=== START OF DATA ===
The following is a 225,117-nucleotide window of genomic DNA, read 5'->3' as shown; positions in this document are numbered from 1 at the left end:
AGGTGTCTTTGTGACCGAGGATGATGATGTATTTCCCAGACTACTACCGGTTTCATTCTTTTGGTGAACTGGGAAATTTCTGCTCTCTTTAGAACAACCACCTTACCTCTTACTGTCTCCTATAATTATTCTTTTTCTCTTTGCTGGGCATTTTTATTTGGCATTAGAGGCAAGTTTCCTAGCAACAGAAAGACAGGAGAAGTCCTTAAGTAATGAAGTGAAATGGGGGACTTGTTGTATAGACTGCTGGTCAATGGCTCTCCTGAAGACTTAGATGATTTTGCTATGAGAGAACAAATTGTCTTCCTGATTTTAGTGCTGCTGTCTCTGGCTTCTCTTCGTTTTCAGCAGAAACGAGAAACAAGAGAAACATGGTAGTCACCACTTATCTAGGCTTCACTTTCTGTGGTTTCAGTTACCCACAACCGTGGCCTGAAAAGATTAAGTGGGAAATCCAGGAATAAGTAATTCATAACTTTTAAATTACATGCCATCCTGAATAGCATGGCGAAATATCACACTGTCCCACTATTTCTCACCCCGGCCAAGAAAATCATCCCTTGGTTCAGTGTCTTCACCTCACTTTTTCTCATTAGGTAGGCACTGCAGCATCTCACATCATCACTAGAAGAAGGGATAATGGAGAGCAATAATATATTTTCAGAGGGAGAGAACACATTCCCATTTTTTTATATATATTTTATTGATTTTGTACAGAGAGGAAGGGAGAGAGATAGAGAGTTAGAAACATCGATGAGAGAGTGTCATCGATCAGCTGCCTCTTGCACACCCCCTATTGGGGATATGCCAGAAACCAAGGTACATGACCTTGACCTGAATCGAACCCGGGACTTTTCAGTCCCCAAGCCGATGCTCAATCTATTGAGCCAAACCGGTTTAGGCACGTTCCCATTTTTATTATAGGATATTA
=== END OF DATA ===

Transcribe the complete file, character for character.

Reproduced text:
The following is a 225,117-nucleotide window of genomic DNA, read 5'->3' as shown; positions in this document are numbered from 1 at the left end:
AGGTGTCTTTGTGACCGAGGATGATGATGTATTTCCCAGACTACTACCGGTTTCATTCTTTTGGTGAACTGGGAAATTTCTGCTCTCTTTAGAACAACCACCTTACCTCTTACTGTCTCCTATAATTATTCTTTTTCTCTTTGCTGGGCATTTTTATTTGGCATTAGAGGCAAGTTTCCTAGCAACAGAAAGACAGGAGAAGTCCTTAAGTAATGAAGTGAAATGGGGGACTTGTTGTATAGACTGCTGGTCAATGGCTCTCCTGAAGACTTAGATGATTTTGCTATGAGAGAACAAATTGTCTTCCTGATTTTAGTGCTGCTGTCTCTGGCTTCTCTTCGTTTTCAGCAGAAACGAGAAACAAGAGAAACATGGTAGTCACCACTTATCTAGGCTTCACTTTCTGTGGTTTCAGTTACCCACAACCGTGGCCTGAAAAGATTAAGTGGGAAATCCAGGAATAAGTAATTCATAACTTTTAAATTACATGCCATCCTGAATAGCATGGCGAAATATCACACTGTCCCACTATTTCTCACCCCGGCCAAGAAAATCATCCCTTGGTTCAGTGTCTTCACCTCACTTTTTCTCATTAGGTAGGCACTGCAGCATCTCACATCATCACTAGAAGAAGGGATAATGGAGAGCAATAATATATTTTCAGAGGGAGAGAACACATTCCCATTTTTTTATATATATTTTATTGATTTTGTACAGAGAGGAAGGGAGAGAGATAGAGAGTTAGAAACATCGATGAGAGAGTGTCATCGATCAGCTGCCTCTTGCACACCCCCTATTGGGGATATGCCAGAAACCAAGGTACATGACCTTGACCTGAATCGAACCCGGGACTTTTCAGTCCCCAAGCCGATGCTCAATCTATTGAGCCAAACCGGTTTAGGCACGTTCCCATTTTTATTATAGGATATTA